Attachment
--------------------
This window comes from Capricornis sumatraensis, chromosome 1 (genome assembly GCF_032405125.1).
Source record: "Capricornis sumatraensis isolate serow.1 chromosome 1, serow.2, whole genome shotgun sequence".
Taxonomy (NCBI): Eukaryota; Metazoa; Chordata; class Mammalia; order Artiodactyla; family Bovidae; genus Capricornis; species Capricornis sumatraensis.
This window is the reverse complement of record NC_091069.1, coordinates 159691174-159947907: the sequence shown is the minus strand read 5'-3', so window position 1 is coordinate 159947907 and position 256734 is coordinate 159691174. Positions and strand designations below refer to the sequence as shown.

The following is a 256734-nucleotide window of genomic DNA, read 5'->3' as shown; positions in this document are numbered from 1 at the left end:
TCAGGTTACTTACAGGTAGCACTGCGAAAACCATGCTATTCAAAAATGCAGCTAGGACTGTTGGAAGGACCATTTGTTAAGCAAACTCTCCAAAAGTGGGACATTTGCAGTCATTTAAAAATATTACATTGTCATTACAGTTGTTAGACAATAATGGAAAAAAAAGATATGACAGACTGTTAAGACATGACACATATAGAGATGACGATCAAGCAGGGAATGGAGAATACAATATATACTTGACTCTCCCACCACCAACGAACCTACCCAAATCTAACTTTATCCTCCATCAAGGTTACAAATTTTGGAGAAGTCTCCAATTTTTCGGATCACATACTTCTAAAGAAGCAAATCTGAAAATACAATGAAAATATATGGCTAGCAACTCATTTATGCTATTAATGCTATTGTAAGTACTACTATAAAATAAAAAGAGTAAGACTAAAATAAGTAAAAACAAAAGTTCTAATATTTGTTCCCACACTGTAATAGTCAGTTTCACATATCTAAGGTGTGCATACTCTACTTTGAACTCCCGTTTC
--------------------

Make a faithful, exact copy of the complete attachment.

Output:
This window comes from Capricornis sumatraensis, chromosome 1 (genome assembly GCF_032405125.1).
Source record: "Capricornis sumatraensis isolate serow.1 chromosome 1, serow.2, whole genome shotgun sequence".
Taxonomy (NCBI): Eukaryota; Metazoa; Chordata; class Mammalia; order Artiodactyla; family Bovidae; genus Capricornis; species Capricornis sumatraensis.
This window is the reverse complement of record NC_091069.1, coordinates 159691174-159947907: the sequence shown is the minus strand read 5'-3', so window position 1 is coordinate 159947907 and position 256734 is coordinate 159691174. Positions and strand designations below refer to the sequence as shown.

The following is a 256734-nucleotide window of genomic DNA, read 5'->3' as shown; positions in this document are numbered from 1 at the left end:
TCAGGTTACTTACAGGTAGCACTGCGAAAACCATGCTATTCAAAAATGCAGCTAGGACTGTTGGAAGGACCATTTGTTAAGCAAACTCTCCAAAAGTGGGACATTTGCAGTCATTTAAAAATATTACATTGTCATTACAGTTGTTAGACAATAATGGAAAAAAAAGATATGACAGACTGTTAAGACATGACACATATAGAGATGACGATCAAGCAGGGAATGGAGAATACAATATATACTTGACTCTCCCACCACCAACGAACCTACCCAAATCTAACTTTATCCTCCATCAAGGTTACAAATTTTGGAGAAGTCTCCAATTTTTCGGATCACATACTTCTAAAGAAGCAAATCTGAAAATACAATGAAAATATATGGCTAGCAACTCATTTATGCTATTAATGCTATTGTAAGTACTACTATAAAATAAAAAGAGTAAGACTAAAATAAGTAAAAACAAAAGTTCTAATATTTGTTCCCACACTGTAATAGTCAGTTTCACATATCTAAGGTGTGCATACTCTACTTTGAACTCCCGTTTC